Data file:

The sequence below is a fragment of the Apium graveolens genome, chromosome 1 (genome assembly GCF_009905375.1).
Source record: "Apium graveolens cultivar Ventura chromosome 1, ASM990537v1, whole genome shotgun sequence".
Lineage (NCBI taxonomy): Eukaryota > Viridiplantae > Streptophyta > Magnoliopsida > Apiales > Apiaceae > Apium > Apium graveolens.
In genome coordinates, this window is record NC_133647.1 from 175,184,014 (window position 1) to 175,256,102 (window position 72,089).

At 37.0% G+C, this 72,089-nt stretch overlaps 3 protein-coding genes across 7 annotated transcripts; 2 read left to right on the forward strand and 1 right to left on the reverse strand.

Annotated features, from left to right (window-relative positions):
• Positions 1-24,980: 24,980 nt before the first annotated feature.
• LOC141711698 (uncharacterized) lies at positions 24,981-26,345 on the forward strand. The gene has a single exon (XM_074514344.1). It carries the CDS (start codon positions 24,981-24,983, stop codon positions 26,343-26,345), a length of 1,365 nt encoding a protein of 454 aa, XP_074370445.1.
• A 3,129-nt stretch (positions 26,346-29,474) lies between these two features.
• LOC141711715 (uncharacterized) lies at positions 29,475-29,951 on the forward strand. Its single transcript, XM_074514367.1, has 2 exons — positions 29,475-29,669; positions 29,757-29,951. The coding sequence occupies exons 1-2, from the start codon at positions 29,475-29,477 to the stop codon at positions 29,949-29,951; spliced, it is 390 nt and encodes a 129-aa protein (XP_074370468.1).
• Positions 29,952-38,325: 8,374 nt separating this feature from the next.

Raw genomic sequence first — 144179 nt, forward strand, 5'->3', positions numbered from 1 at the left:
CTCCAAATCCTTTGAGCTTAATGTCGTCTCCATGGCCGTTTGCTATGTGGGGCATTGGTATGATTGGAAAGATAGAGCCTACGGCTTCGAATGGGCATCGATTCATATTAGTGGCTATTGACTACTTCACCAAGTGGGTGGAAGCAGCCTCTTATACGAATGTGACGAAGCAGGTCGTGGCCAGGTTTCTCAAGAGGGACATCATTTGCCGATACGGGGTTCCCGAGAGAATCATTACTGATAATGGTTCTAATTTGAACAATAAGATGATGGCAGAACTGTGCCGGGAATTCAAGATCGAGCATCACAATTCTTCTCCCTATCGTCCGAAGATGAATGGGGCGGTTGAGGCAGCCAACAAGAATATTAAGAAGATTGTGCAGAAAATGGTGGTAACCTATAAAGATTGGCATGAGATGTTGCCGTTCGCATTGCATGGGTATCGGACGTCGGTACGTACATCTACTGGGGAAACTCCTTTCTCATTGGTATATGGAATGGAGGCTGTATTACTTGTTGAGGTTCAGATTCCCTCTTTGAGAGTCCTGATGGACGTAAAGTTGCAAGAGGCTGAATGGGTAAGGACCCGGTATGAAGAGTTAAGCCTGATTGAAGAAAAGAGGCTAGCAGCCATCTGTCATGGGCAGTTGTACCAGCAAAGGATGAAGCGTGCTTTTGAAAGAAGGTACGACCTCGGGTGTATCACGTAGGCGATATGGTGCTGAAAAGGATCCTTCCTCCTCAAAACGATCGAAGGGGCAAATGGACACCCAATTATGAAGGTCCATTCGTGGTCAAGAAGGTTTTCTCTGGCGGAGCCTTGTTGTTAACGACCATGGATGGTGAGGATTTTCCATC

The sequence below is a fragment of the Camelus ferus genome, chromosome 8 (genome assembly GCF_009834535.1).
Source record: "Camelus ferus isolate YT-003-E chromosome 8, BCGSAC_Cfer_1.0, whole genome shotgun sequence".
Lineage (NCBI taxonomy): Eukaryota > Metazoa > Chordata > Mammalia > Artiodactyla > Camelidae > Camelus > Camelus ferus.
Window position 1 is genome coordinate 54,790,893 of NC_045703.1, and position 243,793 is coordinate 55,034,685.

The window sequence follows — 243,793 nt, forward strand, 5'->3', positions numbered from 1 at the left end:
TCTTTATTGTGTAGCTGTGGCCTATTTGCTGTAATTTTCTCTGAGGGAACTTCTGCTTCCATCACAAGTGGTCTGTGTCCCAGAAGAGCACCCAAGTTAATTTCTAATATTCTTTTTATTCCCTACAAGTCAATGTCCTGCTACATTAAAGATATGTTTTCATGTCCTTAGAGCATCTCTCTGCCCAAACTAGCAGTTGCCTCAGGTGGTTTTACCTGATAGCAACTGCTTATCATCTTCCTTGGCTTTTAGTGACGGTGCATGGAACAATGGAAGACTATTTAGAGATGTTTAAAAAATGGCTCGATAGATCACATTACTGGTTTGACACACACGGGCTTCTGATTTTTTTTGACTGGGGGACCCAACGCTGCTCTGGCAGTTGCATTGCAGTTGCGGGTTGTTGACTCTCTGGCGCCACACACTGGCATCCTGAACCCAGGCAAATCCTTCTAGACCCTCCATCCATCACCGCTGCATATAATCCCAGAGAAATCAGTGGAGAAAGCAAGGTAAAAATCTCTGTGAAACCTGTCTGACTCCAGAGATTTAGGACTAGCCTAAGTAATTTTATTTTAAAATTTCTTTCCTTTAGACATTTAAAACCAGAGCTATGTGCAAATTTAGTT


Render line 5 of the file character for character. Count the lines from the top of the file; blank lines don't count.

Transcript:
At 37.0% G+C, this 72,089-nt stretch overlaps 3 protein-coding genes across 7 annotated transcripts; 2 read left to right on the forward strand and 1 right to left on the reverse strand.